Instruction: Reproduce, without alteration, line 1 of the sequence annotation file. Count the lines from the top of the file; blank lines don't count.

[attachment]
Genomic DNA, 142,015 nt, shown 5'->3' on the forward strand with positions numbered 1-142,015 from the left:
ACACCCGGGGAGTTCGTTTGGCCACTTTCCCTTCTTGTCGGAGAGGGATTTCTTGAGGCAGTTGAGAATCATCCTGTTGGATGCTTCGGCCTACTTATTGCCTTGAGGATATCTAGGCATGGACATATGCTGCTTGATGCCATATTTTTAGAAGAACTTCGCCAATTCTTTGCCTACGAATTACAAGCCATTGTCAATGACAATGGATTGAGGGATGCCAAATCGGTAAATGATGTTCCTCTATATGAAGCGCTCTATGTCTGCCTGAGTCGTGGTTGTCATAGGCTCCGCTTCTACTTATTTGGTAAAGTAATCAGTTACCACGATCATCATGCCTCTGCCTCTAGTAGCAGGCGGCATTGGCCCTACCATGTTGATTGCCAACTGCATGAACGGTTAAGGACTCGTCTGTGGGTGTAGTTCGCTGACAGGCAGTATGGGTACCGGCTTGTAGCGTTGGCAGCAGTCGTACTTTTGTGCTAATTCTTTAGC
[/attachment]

Genomic DNA, 142,015 nt, shown 5'->3' on the forward strand with positions numbered 1-142,015 from the left: